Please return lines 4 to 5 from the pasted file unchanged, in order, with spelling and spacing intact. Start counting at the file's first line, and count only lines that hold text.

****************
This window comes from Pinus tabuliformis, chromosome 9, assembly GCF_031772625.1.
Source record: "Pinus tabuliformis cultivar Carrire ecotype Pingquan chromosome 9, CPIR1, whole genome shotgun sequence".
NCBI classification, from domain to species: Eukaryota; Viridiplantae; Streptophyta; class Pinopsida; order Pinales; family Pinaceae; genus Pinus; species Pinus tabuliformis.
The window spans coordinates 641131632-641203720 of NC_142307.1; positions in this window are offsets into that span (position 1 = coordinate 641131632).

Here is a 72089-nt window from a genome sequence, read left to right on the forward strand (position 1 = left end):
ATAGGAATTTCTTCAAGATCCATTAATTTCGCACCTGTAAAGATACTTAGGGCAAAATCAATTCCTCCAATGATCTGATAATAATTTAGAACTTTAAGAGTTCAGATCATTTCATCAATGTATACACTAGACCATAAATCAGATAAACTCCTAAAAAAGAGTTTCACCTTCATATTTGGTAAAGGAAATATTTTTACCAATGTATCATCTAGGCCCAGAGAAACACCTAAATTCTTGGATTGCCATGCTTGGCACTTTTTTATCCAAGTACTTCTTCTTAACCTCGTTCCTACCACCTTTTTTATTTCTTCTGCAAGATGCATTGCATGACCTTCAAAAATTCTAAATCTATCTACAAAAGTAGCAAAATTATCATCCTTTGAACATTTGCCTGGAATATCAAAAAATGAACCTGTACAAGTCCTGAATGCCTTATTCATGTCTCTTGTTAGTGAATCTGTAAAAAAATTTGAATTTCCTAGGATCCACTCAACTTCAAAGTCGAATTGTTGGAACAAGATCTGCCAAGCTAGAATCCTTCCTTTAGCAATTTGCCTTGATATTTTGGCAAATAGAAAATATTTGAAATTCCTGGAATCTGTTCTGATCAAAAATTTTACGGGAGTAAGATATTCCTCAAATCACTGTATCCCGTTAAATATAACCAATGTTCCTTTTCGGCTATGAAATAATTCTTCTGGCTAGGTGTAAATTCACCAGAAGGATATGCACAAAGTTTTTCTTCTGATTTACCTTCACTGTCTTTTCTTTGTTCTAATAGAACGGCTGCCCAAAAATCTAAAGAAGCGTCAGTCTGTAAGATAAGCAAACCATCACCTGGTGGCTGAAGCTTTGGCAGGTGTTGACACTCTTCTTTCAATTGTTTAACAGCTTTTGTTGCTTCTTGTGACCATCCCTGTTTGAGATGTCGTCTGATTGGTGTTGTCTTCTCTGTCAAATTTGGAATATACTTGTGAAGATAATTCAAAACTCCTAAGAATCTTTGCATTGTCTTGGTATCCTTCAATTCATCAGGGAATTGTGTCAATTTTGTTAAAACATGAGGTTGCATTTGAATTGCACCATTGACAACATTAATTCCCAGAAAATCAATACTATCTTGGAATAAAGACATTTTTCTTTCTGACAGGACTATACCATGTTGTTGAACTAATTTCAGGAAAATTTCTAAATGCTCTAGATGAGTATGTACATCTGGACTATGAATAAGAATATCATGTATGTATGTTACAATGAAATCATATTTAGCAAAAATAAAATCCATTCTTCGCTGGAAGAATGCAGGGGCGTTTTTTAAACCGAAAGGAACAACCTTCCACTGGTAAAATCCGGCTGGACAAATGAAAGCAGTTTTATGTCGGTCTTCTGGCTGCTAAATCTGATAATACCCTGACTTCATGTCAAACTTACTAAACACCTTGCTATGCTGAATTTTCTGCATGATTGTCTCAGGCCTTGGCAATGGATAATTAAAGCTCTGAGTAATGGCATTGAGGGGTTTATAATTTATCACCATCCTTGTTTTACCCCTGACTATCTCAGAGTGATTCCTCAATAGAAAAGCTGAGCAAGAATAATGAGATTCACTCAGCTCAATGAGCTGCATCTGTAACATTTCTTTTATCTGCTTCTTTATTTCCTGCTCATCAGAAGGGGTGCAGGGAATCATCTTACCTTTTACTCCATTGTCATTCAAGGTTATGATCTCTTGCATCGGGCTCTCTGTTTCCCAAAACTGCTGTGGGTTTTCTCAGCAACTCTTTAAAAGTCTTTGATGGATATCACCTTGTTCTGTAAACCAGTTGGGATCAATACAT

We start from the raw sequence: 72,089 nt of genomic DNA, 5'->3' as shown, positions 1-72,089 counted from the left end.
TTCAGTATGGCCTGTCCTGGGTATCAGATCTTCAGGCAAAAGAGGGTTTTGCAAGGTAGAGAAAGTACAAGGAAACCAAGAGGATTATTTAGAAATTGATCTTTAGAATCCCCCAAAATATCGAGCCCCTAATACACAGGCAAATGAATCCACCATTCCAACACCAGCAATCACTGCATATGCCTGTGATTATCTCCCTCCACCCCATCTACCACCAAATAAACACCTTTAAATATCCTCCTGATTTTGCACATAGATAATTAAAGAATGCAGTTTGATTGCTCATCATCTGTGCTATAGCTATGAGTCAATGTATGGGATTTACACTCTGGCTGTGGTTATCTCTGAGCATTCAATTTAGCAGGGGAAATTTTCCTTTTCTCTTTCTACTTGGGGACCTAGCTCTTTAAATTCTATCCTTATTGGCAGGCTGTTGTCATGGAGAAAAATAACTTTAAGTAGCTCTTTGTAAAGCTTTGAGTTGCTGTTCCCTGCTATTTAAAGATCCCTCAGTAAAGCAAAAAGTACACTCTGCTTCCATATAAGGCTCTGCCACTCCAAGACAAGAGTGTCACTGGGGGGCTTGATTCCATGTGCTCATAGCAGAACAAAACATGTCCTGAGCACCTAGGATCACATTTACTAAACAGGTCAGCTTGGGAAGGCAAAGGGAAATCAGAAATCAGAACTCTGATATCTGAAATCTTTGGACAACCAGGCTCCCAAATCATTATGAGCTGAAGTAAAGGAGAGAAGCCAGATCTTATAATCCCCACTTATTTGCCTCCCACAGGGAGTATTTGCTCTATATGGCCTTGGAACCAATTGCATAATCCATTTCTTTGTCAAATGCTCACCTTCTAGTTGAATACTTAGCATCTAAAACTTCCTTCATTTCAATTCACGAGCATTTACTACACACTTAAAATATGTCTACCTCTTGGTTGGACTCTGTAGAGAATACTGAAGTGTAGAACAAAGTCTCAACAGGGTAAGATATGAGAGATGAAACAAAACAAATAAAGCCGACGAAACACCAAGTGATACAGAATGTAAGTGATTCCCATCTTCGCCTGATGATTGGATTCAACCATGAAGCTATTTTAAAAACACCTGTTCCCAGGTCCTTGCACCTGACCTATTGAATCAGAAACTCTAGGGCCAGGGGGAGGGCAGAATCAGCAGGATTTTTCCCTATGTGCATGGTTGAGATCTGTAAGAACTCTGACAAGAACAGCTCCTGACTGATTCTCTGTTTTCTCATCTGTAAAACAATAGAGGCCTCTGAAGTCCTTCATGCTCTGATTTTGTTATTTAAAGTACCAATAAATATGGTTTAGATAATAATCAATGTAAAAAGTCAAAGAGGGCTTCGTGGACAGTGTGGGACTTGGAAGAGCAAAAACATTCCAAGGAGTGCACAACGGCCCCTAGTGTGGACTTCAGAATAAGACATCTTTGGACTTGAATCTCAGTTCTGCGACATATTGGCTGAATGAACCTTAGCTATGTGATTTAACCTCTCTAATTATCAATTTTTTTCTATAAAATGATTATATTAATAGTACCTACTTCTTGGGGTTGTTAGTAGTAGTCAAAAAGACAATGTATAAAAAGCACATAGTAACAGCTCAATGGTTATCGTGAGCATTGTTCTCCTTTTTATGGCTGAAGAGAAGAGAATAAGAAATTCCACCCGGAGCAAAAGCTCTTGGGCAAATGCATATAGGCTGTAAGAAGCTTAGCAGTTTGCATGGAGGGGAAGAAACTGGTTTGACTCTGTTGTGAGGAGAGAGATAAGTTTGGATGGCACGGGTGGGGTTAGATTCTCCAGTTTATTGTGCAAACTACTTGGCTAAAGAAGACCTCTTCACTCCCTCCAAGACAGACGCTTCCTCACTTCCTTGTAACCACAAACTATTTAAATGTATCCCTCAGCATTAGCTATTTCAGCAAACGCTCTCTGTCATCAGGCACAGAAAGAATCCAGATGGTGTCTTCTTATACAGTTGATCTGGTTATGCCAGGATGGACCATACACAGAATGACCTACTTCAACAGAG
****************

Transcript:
The window spans coordinates 641131632-641203720 of NC_142307.1; positions in this window are offsets into that span (position 1 = coordinate 641131632).

Here is a 72089-nt window from a genome sequence, read left to right on the forward strand (position 1 = left end):